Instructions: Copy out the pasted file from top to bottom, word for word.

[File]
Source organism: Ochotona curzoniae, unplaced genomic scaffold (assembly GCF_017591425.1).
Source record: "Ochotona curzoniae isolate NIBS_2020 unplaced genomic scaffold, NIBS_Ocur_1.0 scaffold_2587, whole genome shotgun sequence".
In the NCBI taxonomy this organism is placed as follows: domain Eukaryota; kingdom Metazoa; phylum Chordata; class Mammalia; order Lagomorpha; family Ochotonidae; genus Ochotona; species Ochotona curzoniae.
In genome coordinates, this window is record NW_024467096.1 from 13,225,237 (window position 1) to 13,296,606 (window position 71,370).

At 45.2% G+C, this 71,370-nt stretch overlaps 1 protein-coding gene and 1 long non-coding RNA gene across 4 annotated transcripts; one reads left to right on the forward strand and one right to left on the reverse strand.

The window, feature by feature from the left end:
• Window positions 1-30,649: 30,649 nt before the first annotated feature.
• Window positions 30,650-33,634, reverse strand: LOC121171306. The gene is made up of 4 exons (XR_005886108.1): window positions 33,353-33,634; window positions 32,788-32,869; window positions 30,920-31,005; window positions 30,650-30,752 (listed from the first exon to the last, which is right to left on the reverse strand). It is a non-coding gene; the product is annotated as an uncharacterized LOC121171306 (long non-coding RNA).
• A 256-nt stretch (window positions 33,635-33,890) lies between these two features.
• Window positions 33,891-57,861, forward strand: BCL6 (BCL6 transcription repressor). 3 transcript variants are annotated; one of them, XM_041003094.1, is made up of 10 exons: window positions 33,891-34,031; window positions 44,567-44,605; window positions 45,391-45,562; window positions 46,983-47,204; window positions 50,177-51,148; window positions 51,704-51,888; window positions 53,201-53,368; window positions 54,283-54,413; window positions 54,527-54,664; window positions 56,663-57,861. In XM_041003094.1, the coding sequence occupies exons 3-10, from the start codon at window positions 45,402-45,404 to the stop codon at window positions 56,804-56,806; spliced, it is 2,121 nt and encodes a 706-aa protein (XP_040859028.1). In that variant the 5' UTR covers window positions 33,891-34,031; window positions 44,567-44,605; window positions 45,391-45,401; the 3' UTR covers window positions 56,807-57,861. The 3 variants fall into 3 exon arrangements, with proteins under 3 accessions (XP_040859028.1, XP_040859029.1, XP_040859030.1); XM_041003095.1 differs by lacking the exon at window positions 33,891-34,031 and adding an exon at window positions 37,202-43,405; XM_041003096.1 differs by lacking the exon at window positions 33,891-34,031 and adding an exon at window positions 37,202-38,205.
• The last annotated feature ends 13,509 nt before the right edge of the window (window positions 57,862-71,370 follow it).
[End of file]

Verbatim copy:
Source organism: Ochotona curzoniae, unplaced genomic scaffold (assembly GCF_017591425.1).
Source record: "Ochotona curzoniae isolate NIBS_2020 unplaced genomic scaffold, NIBS_Ocur_1.0 scaffold_2587, whole genome shotgun sequence".
In the NCBI taxonomy this organism is placed as follows: domain Eukaryota; kingdom Metazoa; phylum Chordata; class Mammalia; order Lagomorpha; family Ochotonidae; genus Ochotona; species Ochotona curzoniae.
In genome coordinates, this window is record NW_024467096.1 from 13,225,237 (window position 1) to 13,296,606 (window position 71,370).

At 45.2% G+C, this 71,370-nt stretch overlaps 1 protein-coding gene and 1 long non-coding RNA gene across 4 annotated transcripts; one reads left to right on the forward strand and one right to left on the reverse strand.

The window, feature by feature from the left end:
• Window positions 1-30,649: 30,649 nt before the first annotated feature.
• Window positions 30,650-33,634, reverse strand: LOC121171306. The gene is made up of 4 exons (XR_005886108.1): window positions 33,353-33,634; window positions 32,788-32,869; window positions 30,920-31,005; window positions 30,650-30,752 (listed from the first exon to the last, which is right to left on the reverse strand). It is a non-coding gene; the product is annotated as an uncharacterized LOC121171306 (long non-coding RNA).
• A 256-nt stretch (window positions 33,635-33,890) lies between these two features.
• Window positions 33,891-57,861, forward strand: BCL6 (BCL6 transcription repressor). 3 transcript variants are annotated; one of them, XM_041003094.1, is made up of 10 exons: window positions 33,891-34,031; window positions 44,567-44,605; window positions 45,391-45,562; window positions 46,983-47,204; window positions 50,177-51,148; window positions 51,704-51,888; window positions 53,201-53,368; window positions 54,283-54,413; window positions 54,527-54,664; window positions 56,663-57,861. In XM_041003094.1, the coding sequence occupies exons 3-10, from the start codon at window positions 45,402-45,404 to the stop codon at window positions 56,804-56,806; spliced, it is 2,121 nt and encodes a 706-aa protein (XP_040859028.1). In that variant the 5' UTR covers window positions 33,891-34,031; window positions 44,567-44,605; window positions 45,391-45,401; the 3' UTR covers window positions 56,807-57,861. The 3 variants fall into 3 exon arrangements, with proteins under 3 accessions (XP_040859028.1, XP_040859029.1, XP_040859030.1); XM_041003095.1 differs by lacking the exon at window positions 33,891-34,031 and adding an exon at window positions 37,202-43,405; XM_041003096.1 differs by lacking the exon at window positions 33,891-34,031 and adding an exon at window positions 37,202-38,205.
• The last annotated feature ends 13,509 nt before the right edge of the window (window positions 57,862-71,370 follow it).